Change is not easy. Change usually requires one to step out, sometimes way out, of their comfort zone. Change typically means working harder. Change demands that one set aside personal preference for the good of the church, and that may be the most difficult aspect of change. I understand. I have sympathy. However, I cannot go along with a refusal to make improvements out of a stubbornness to change. Churches that are unwilling to adapt and adjust will die where they sit. They may not have to close their doors, but they will be filled with people who are not growing.
Change seems to be a dirty word in the Lord’s church. For many people, it’s like nails on a chalkboard because change is often associated with altering doctrine. When some church members hear “change” they automatically assume that things will begin spiraling downward away from Biblical truth. Any kind of change, even if it’s necessary, is often met with the phrase, “Well you know, that’s how it always starts,” or, “You know where that’s going to lead.” I am in no way advocating a movement away from scripture. I would certainly never knowingly promote doctrinal error. I admit that not all change is good. Not all change is profitable. Not all change is necessary. However, change can be a really good thing. In fact, in some cases, change is absolutely necessary.
Here’s the change I’m advocating—a return to our roots. Read through the book of Acts. Did the first church just sit? Did the first Christians simply go to church? No. They were more than a church. They were a movement. They were The Way. Church wasn’t a part of their life. It was their life. They were a part of something much bigger than themselves. I want to be part of a movement, don’t you? I’m not satisfied with coming to church. I want to be church. More specifically, I want to be that church; the one we read about in the New Testament; the one that changed the world; the one that was more than a congregation. They were a movement! Let’s be a movement again.
The apostles were constantly on the move. People like Paul, Barnabas, and a host of others worked tirelessly to spread the gospel message and to build up the church. They were not sitters. They were movers. Movements move, which means that if want to be a movement again then we must start moving! I don’t believe God ever intended for the church to be a monument or a memorial to a once great movement. You will never convince me of that. Sadly, in many cases, that’s precisely what has happened. Churches have retreated. They have stayed cooped up within the walls of the building and have only focused inwardly. They have kept to themselves. The major emphasis has been on maintaining the flock rather than growing the flock. The tendency has been to focus more on the structure of worship, but not as much on transformation. Churches often concentrate on petty, insignificant scruples and less on brotherly love. They get worked up over societal ills, politics, and what other churches are doing wrong, but show far less passion for evangelism. A lot of things are important; only one thing is most important. We cannot forget our core. We must remember who we are and what we are to be about.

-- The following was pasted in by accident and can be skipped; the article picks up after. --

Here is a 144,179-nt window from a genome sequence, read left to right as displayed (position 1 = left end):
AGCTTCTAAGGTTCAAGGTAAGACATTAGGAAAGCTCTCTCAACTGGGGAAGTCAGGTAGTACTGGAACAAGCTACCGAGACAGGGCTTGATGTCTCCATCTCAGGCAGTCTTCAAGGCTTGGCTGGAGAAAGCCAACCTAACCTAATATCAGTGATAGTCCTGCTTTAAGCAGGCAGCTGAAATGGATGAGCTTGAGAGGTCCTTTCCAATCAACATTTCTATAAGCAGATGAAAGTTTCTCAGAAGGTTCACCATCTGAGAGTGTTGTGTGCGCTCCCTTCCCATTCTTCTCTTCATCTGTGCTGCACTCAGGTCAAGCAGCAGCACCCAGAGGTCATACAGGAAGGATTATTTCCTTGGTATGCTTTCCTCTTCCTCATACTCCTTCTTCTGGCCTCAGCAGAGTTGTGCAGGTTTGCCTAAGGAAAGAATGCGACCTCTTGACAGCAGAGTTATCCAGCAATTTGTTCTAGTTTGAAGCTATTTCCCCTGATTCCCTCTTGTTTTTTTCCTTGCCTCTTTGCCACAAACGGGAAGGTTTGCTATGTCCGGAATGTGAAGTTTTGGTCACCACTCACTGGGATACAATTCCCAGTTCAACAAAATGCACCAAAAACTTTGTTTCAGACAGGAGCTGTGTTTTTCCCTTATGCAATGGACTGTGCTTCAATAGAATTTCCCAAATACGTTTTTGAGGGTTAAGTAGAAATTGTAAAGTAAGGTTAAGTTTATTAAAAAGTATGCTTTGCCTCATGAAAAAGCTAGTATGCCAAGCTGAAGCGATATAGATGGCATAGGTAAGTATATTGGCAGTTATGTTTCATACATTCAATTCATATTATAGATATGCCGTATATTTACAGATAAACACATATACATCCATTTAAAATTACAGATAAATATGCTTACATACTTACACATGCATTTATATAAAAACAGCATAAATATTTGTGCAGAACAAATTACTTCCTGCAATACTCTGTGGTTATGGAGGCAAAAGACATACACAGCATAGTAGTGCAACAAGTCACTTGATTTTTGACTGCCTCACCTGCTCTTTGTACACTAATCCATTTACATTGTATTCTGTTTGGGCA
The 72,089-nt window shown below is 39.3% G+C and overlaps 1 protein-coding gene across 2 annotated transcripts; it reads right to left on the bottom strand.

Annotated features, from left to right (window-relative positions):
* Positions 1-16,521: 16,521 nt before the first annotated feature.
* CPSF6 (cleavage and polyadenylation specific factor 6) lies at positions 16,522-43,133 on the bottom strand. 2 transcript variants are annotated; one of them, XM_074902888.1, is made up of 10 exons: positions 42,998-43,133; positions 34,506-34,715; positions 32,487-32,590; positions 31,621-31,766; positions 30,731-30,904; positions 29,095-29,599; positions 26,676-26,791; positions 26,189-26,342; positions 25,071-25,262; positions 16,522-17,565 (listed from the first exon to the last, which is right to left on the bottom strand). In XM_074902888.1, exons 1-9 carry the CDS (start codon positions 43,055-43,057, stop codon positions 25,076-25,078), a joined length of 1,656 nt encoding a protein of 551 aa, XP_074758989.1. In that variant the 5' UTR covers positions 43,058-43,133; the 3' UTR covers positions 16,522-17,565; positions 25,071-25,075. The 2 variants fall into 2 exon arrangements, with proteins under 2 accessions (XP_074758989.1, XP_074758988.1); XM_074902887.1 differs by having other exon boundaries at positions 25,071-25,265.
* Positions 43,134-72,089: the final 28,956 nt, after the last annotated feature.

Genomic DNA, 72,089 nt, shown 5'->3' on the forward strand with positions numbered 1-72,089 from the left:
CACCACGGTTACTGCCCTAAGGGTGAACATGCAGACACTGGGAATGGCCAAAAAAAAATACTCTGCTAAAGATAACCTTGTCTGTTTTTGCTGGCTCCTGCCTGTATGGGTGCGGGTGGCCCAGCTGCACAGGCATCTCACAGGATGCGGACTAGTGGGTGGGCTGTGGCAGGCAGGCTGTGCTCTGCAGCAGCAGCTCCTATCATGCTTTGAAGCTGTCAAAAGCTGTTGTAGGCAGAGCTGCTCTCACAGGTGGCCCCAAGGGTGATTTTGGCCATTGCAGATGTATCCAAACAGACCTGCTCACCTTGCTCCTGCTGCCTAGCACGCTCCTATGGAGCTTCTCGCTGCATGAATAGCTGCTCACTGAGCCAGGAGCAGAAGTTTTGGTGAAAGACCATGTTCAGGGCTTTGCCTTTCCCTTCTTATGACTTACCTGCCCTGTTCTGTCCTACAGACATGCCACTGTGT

In the twenty years that I’ve been a Christian I’ve heard a lot of talk about restoring New Testament Christianity, but the conversation usually revolves around what we do in worship, in our monuments. No doubt we should concern ourselves with worshiping in a manner that is God-ordained and, thus, God-pleasing. However, restoring New Testament Christianity isn’t just about the form and function of worship. If that is our only focus, then we are falling way short in our restoration efforts. If we’re truly concerned about restoring New Testament Christianity, then let’s also focus on moving beyond the walls of the church building. There is a time to gather and a time to scatter. What we do outside the walls of our building is just as important as what we do on the inside. Let’s be passionate about making disciples. Let’s be participators and not merely spectators. Like our first-century predecessors, let’s be Christ-centered and mission-minded. Let’s be who they were. Let’s do what they did. Let’s move!